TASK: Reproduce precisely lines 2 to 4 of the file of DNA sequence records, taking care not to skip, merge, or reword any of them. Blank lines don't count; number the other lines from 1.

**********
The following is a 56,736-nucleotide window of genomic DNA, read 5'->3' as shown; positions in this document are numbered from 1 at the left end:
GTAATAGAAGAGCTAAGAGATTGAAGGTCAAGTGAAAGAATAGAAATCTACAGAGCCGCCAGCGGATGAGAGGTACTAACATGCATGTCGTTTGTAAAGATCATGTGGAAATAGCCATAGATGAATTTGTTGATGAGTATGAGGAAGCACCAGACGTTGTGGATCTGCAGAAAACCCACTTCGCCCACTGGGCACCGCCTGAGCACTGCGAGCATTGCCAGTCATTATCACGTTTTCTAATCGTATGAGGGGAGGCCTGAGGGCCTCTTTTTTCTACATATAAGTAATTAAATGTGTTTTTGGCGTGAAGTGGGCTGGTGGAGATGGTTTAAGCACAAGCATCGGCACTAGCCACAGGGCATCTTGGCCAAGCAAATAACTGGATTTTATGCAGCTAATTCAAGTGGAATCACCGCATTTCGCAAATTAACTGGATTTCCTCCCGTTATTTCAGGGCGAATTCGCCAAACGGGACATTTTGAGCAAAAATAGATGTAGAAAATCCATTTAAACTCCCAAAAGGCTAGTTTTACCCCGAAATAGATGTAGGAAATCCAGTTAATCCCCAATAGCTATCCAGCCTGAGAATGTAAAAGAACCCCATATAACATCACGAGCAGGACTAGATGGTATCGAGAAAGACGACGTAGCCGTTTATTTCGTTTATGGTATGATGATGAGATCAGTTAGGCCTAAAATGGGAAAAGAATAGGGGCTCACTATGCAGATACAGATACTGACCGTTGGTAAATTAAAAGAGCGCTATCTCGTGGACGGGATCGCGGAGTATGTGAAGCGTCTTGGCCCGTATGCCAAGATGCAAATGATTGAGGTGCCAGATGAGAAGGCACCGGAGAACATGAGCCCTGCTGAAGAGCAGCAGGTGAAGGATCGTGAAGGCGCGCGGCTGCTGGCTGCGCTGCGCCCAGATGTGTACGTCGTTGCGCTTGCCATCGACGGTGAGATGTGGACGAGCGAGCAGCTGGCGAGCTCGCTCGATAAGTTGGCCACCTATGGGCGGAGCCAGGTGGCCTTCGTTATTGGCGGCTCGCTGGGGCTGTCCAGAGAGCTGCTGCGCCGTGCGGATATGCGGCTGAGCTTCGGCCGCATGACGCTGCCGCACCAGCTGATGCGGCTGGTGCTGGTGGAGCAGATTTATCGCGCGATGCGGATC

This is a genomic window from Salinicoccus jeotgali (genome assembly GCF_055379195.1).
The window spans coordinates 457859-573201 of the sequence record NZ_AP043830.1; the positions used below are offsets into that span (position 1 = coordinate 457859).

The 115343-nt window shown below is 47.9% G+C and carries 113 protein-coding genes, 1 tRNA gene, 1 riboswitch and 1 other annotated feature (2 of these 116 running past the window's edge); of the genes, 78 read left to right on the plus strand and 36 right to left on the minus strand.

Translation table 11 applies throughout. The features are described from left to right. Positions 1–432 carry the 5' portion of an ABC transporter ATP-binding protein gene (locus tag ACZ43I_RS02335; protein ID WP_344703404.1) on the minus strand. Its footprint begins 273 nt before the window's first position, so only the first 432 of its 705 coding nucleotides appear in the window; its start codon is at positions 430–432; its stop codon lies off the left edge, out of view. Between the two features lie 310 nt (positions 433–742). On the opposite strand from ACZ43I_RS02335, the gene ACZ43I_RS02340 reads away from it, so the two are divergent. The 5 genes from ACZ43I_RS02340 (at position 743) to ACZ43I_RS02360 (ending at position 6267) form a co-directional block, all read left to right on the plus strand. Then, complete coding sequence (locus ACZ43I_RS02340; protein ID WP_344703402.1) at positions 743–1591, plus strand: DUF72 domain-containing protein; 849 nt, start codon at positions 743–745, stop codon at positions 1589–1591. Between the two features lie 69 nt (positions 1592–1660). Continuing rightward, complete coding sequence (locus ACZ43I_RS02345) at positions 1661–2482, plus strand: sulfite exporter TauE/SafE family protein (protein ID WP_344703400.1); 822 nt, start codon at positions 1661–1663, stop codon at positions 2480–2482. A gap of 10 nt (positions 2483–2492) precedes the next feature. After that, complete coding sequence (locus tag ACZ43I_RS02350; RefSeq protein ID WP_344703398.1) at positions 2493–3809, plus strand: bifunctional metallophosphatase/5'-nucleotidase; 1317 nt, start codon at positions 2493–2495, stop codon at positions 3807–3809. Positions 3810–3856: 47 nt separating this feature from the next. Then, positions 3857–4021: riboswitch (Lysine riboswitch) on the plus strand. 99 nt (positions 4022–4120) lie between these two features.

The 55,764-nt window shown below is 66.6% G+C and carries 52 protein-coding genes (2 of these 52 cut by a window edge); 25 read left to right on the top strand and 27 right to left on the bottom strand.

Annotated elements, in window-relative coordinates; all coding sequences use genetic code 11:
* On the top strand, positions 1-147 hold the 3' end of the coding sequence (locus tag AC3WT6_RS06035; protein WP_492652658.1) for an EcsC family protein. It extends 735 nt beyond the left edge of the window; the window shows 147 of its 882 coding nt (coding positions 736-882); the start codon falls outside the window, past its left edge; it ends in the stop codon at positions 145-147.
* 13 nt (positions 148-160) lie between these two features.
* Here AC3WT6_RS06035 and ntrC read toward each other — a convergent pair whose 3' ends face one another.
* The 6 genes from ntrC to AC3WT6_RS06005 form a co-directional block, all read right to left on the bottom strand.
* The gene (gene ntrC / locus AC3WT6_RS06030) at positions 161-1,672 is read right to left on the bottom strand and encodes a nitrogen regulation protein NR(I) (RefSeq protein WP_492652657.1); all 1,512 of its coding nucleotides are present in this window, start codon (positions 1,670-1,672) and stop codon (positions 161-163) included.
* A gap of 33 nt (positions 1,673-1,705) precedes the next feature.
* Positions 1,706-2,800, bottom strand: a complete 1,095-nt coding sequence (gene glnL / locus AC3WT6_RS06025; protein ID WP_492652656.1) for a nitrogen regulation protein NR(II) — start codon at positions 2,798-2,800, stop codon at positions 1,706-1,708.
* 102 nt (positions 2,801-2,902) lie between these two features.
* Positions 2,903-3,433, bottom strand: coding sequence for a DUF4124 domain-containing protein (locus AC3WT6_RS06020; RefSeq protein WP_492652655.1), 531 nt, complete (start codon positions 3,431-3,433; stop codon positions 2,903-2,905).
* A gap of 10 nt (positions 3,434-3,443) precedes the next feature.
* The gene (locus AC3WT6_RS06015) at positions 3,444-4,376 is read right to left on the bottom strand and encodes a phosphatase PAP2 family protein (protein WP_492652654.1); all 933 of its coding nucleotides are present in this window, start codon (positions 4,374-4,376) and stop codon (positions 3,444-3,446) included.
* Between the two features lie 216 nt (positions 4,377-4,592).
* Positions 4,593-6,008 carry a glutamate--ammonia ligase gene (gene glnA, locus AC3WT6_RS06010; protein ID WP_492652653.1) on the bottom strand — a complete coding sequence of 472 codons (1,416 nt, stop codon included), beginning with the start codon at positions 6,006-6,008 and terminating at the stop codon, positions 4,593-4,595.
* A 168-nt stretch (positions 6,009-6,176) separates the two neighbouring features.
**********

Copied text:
GTAATAGAAGAGCTAAGAGATTGAAGGTCAAGTGAAAGAATAGAAATCTACAGAGCCGCCAGCGGATGAGAGGTACTAACATGCATGTCGTTTGTAAAGATCATGTGGAAATAGCCATAGATGAATTTGTTGATGAGTATGAGGAAGCACCAGACGTTGTGGATCTGCAGAAAACCCACTTCGCCCACTGGGCACCGCCTGAGCACTGCGAGCATTGCCAGTCATTATCACGTTTTCTAATCGTATGAGGGGAGGCCTGAGGGCCTCTTTTTTCTACATATAAGTAATTAAATGTGTTTTTGGCGTGAAGTGGGCTGGTGGAGATGGTTTAAGCACAAGCATCGGCACTAGCCACAGGGCATCTTGGCCAAGCAAATAACTGGATTTTATGCAGCTAATTCAAGTGGAATCACCGCATTTCGCAAATTAACTGGATTTCCTCCCGTTATTTCAGGGCGAATTCGCCAAACGGGACATTTTGAGCAAAAATAGATGTAGAAAATCCATTTAAACTCCCAAAAGGCTAGTTTTACCCCGAAATAGATGTAGGAAATCCAGTTAATCCCCAATAGCTATCCAGCCTGAGAATGTAAAAGAACCCCATATAACATCACGAGCAGGACTAGATGGTATCGAGAAAGACGACGTAGCCGTTTATTTCGTTTATGGTATGATGATGAGATCAGTTAGGCCTAAAATGGGAAAAGAATAGGGGCTCACTATGCAGATACAGATACTGACCGTTGGTAAATTAAAAGAGCGCTATCTCGTGGACGGGATCGCGGAGTATGTGAAGCGTCTTGGCCCGTATGCCAAGATGCAAATGATTGAGGTGCCAGATGAGAAGGCACCGGAGAACATGAGCCCTGCTGAAGAGCAGCAGGTGAAGGATCGTGAAGGCGCGCGGCTGCTGGCTGCGCTGCGCCCAGATGTGTACGTCGTTGCGCTTGCCATCGACGGTGAGATGTGGACGAGCGAGCAGCTGGCGAGCTCGCTCGATAAGTTGGCCACCTATGGGCGGAGCCAGGTGGCCTTCGTTATTGGCGGCTCGCTGGGGCTGTCCAGAGAGCTGCTGCGCCGTGCGGATATGCGGCTGAGCTTCGGCCGCATGACGCTGCCGCACCAGCTGATGCGGCTGGTGCTGGTGGAGCAGATTTATCGCGCGATGCGGATC

This is a genomic window from Salinicoccus jeotgali (genome assembly GCF_055379195.1).
The window spans coordinates 457859-573201 of the sequence record NZ_AP043830.1; the positions used below are offsets into that span (position 1 = coordinate 457859).